CalMac’s ageing fleet.

The Clansman is one of CalMac’s newer vessels, built in 1998 and 21 years old. As many of you will know, she is currently laid-up in Oban with a major engine fault, and probably won’t be back in service until Sunday or Monday.

In the meantime, in the absence of any spare ships CalMac are having to shuffle their major vessels around in order to maintain a reasonable level of service, and the Oban – Craignure route is one of those affected. Local CalMac staff and management are doing a great job in responding to a crisis that is not of their making. Thanks should go out to all the front-line staff who are having to cope in these trying circumstances.

Dual Fuel Glen Sannox being fitted out at Fergusons in Port Glasgow.

The cause of the problem is chronic under-investment in the fleet by Scottish Government. Some might also argue that what investment has been made has been poorly spent – note the two new ‘dual fuel’ vessels currently under construction on the Clyde. They are two years behind schedule and now embroiled in a contractual dispute between FMEL (the builder) and CMAL, the state-owned company that owns all the ships. Those two ferries are costing £48 million a piece (and it could end up being a lot more).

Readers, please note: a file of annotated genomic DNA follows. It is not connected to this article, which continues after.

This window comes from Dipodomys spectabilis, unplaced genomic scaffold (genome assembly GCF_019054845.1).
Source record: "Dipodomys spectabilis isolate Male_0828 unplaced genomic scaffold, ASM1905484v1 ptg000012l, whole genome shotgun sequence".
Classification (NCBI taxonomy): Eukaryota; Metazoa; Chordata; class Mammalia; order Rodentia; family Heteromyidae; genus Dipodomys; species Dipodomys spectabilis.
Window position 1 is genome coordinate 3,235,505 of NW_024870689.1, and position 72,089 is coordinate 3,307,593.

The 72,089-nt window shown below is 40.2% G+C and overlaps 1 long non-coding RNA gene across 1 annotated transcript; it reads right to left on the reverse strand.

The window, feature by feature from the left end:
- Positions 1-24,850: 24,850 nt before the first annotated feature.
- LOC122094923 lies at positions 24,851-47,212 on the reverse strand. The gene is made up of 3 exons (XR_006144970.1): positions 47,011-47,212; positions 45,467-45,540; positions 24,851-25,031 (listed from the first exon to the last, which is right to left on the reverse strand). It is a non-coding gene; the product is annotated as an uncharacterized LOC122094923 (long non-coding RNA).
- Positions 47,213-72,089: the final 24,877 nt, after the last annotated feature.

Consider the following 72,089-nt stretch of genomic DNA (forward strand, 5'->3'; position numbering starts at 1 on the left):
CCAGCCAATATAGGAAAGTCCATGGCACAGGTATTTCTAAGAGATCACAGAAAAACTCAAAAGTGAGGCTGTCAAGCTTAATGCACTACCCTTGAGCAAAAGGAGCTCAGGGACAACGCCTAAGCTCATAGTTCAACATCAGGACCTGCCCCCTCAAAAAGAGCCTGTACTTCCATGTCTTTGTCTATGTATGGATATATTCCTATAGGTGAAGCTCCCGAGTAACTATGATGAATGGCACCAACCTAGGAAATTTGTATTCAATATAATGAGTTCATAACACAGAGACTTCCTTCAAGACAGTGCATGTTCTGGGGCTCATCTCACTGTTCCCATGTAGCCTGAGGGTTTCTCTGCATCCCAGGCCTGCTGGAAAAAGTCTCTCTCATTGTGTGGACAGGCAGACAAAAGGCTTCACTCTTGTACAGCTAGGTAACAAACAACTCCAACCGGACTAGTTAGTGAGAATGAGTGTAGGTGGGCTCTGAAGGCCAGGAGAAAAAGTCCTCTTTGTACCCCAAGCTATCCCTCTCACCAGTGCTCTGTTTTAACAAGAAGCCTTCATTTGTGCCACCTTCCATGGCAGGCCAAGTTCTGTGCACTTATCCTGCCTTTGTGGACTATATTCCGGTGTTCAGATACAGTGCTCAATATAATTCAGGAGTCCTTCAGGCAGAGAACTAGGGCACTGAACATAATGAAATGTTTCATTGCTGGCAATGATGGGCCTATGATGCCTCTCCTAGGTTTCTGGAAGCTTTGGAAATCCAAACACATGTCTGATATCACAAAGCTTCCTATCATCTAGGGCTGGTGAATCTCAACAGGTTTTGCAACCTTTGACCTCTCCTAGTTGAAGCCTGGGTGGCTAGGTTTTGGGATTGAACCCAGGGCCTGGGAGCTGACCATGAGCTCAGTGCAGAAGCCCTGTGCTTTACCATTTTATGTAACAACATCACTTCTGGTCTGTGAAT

MV Finlaggan

The cost of replacement CalMac ferries seems to be spiralling ever upward, and the pace at which they are replaced seems to be slowing. Other operators have demonstrated more prudent spending. Take for example Pentland Ferries, who run completely un-subsidised services across the Pentland Firth to Orkney. Their Catamaran The Pentalina, (car capacity of 75) was built in 2008 at a cost of £7million. Compare that to CalMac’s Finlaggan (car capacity 85), built at about the same time for £25 million – more than three times the cost.

MV Pentalina

Despite only being 11 years old, the Pentalina is about to be replaced by a new, bigger Catamaran the Alfred (car capacity 98) at a cost of just £14.5 million. Pentland Ferries manages this without any tax-payer subsidy.

MV Alfred

The CMAL / CalMac fleet of major vessels is now on average 24 years old. The oldest, MV Isle of Arran, was built 36 years ago. Our own MV Isle of Mull is now 32 years old. Replacements are long over-due. The age of the ferries is a major contributor to breakdowns like this week’s, and with no spare ships the knock-on effect of a breakdown is severe. The pace of ferry replacement urgently needs to be improved. That may need not just more spending, but better spending.

3 thoughts on “CalMac’s ageing fleet.

  1. Lover of the Hebrides. 1st June 2019 — 7:17 am

    I suspect the introduction of catamarans would require new berthing facilities throughout the Hebrides.

    1. Actually no …. we’ve been looking into that, and Cats could operate to all existing linkspans, berthed on either side, with the use of a vehicle ramp split into three sections. These split ramps could align with non-central linkspans to either port or starboard. Plus at a wide linkspan it could lower all three ramp sections and allow 2-lane access.

  2. Thank you for this detailed update.

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